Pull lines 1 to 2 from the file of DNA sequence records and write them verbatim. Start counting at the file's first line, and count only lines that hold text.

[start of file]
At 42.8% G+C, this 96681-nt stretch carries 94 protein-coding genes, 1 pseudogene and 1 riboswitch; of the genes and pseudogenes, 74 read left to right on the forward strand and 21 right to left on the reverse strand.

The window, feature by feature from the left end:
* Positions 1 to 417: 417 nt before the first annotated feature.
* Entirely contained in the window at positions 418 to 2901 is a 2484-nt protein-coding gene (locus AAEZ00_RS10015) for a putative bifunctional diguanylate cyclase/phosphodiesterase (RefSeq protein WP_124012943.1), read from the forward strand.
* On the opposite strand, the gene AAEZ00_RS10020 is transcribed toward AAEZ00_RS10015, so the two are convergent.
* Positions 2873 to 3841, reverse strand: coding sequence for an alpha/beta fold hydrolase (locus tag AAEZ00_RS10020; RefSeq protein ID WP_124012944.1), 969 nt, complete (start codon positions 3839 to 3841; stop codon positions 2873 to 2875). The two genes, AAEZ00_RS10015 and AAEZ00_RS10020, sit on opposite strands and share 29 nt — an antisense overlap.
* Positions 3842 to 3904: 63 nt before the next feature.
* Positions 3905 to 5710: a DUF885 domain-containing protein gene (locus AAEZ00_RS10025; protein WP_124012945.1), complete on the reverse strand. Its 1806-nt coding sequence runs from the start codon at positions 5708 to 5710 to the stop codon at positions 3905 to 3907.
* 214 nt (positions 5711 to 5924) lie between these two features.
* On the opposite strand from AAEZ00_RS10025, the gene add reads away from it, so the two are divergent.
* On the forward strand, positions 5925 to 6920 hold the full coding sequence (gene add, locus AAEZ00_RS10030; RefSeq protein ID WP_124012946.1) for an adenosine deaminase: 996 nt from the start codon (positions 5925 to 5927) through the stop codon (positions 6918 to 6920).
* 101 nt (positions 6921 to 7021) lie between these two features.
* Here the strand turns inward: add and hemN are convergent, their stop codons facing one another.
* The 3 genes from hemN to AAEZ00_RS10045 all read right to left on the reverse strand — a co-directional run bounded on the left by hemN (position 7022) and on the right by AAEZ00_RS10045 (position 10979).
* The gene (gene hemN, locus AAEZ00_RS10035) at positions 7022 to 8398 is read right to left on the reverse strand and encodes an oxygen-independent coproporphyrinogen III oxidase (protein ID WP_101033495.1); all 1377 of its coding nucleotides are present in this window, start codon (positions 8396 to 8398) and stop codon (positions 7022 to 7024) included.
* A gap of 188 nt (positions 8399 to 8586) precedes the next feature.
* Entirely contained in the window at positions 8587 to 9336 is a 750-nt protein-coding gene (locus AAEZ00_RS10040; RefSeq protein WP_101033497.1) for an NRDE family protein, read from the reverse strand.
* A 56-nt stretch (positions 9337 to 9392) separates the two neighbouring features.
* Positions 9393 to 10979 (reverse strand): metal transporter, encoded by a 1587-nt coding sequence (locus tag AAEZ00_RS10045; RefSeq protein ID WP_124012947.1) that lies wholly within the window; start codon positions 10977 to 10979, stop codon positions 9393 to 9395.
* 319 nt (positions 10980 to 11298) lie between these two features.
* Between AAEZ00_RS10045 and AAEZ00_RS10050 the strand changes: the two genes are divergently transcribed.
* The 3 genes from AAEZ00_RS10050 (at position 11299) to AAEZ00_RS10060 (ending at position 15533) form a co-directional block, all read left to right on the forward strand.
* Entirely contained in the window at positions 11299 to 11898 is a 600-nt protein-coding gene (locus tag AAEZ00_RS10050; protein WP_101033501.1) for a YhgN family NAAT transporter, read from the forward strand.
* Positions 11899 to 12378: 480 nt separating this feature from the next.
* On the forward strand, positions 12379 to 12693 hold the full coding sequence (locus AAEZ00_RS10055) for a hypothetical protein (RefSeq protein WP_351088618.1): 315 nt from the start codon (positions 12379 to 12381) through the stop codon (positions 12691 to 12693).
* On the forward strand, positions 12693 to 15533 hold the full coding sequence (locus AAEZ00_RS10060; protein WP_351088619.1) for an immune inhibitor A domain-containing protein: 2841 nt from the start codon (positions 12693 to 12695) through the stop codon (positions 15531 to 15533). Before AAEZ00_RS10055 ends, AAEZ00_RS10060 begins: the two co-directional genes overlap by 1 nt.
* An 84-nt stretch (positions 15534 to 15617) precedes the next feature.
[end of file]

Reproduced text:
At 42.8% G+C, this 96681-nt stretch carries 94 protein-coding genes, 1 pseudogene and 1 riboswitch; of the genes and pseudogenes, 74 read left to right on the forward strand and 21 right to left on the reverse strand.

The window, feature by feature from the left end: